Dermotrichic syndrome


Dermotrichic syndrome is one form of ectodermal dysplasia, which is a group of diseases that affect the outer layer of a developing embryo. This layer, called the embryonic ectoderm, develops into the hair, skin, nails, bones, and teeth. Ectodermal dysplasia causes these tissues to develop abnormally.
As indicated by the name of the disorder, dermotrichic syndrome primarily affects the skin and hair. Symptoms generally include a specific skin condition known as congenital ichthyosis along with lack of hair; short stature; intellectual disability; seizures; and problems with the skeleton, nails, and intestine. Dermotrichic syndrome is very similar to a condition known as ichthyosis follicularis with atrichia and photophobia (IFAP) syndrome. While there is some overlap, these two conditions can be distinguished based on the signs and symptoms.
Dermotrichic syndrome is believed to be inherited, or passed down, among family members, as an X-linked recessive trait. This is partly because the disorder is more common in males than females. However, little is known about the exact cause of the disease. Because of the pattern of inheritance, dermotrichic syndrome is more common in males than females. Females who inherit only one mutated copy of the gene are called "carriers." Female carriers can pass the condition to their children.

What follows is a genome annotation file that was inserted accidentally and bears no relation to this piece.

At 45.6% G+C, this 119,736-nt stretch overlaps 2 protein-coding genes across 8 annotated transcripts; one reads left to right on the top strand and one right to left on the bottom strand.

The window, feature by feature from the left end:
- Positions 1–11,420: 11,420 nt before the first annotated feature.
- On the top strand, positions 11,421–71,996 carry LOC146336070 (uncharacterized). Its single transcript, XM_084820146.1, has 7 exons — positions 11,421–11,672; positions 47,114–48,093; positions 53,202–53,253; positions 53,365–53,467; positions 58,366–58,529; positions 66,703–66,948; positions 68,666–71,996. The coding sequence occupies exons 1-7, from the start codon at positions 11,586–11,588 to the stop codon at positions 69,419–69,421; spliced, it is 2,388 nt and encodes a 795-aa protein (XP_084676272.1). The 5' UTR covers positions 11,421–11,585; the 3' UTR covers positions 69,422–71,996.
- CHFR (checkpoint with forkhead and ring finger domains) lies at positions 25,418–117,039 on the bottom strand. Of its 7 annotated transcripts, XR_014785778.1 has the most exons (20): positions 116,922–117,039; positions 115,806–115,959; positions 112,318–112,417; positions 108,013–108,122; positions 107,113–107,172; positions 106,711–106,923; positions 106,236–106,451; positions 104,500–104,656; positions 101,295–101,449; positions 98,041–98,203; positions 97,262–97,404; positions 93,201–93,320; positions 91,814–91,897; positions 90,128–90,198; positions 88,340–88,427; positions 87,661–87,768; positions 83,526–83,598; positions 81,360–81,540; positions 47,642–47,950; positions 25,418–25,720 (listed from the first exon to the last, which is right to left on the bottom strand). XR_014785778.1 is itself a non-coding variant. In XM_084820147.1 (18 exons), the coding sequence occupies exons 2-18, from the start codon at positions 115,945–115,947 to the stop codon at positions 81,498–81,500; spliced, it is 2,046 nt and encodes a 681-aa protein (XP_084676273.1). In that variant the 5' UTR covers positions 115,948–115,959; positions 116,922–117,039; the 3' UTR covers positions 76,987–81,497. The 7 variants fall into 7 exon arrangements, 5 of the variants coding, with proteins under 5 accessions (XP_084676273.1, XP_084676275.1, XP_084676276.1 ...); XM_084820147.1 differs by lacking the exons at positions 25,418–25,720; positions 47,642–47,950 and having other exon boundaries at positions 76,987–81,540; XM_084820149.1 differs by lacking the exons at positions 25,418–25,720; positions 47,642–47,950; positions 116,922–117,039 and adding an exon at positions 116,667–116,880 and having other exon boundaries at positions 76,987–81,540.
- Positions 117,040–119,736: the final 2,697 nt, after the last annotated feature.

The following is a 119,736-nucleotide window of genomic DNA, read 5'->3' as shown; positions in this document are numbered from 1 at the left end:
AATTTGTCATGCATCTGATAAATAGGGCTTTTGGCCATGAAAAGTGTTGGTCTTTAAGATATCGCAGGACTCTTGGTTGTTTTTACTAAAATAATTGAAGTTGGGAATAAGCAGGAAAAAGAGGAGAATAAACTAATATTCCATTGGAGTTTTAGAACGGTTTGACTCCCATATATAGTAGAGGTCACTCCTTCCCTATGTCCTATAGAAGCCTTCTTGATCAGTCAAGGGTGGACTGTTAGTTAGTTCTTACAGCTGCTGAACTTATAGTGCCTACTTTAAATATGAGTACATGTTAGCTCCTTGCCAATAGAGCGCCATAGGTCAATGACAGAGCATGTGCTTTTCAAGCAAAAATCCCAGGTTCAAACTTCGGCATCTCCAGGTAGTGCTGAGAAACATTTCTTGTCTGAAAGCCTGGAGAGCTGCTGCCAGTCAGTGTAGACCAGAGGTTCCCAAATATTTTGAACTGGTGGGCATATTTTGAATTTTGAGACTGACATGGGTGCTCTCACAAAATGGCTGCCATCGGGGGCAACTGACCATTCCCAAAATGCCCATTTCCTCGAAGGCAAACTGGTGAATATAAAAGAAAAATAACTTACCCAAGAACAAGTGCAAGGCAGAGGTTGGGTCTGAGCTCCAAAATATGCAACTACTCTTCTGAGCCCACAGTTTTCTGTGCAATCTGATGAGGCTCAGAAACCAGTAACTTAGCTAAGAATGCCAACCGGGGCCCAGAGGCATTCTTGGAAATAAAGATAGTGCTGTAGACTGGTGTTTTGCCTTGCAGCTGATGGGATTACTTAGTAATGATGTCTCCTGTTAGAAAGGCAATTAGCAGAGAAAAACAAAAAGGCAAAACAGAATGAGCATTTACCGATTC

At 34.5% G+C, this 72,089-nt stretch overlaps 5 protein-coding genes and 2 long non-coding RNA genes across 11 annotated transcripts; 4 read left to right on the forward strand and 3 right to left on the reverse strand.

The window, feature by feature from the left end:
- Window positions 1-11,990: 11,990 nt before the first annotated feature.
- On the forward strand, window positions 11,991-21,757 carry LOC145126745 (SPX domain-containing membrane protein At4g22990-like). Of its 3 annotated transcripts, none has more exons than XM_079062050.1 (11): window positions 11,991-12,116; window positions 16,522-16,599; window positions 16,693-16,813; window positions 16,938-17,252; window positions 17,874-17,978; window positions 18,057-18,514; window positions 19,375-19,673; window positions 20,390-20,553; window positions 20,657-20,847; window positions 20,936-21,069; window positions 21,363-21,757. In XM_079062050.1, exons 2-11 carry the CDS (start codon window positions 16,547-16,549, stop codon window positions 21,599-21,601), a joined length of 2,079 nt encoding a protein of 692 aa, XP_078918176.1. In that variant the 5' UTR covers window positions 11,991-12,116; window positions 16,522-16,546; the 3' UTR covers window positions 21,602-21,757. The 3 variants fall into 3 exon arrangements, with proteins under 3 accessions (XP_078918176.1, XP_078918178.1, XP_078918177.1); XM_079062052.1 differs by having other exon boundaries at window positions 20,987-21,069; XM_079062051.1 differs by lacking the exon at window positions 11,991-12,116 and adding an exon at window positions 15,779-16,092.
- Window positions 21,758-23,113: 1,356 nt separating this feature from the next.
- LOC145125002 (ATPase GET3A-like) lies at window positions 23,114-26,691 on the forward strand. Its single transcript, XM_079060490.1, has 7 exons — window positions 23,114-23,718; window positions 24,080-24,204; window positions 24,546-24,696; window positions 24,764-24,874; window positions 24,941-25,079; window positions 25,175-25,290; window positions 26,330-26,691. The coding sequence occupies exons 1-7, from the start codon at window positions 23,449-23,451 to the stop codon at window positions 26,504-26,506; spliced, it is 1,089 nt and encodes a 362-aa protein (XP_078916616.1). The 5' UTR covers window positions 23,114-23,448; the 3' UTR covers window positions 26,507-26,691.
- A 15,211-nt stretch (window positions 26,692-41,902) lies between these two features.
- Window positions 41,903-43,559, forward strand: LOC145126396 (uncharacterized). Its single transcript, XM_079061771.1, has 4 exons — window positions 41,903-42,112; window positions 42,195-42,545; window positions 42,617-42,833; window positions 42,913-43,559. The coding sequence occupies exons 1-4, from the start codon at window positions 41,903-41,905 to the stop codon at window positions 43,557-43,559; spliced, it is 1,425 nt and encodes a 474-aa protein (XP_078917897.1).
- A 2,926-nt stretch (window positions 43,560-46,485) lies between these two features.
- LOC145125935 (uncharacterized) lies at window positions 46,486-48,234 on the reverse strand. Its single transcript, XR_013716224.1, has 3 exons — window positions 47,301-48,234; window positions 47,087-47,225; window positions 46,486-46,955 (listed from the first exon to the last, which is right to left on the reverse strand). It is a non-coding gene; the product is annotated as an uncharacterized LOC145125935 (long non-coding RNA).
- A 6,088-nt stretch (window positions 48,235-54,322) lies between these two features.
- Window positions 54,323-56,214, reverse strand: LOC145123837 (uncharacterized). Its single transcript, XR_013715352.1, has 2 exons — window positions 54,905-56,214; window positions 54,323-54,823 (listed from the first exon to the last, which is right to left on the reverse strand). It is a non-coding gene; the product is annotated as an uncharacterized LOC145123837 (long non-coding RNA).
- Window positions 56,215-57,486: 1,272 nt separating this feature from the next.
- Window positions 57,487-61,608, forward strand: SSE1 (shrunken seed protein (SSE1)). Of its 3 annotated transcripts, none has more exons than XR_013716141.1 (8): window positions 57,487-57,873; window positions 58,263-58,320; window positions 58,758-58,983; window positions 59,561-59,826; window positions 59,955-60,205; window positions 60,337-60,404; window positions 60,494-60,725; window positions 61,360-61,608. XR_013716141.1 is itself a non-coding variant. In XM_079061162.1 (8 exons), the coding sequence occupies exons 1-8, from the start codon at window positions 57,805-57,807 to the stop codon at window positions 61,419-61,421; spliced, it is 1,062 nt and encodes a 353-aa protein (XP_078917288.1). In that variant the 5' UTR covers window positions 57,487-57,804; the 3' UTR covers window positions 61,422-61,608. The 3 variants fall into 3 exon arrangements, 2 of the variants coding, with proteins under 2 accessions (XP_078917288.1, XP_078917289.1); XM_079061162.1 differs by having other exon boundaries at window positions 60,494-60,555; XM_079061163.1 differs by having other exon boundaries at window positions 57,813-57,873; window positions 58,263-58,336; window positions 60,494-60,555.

Dermotrichic syndrome is extremely rare, with very few cases described in the scientific literature. There is a lack of information on the prevalence of dermotrichic syndrome and long-term prognosis in people with this condition.

Related Terms

Alopecia, congenital ichthyosis, ectodermal dysplasia, hypotrichosis, ichthyosis follicularis, ichthyosis follicularis with atrichia and photophobia, IFAP syndrome, X-linked recessive inheritance, megacolon.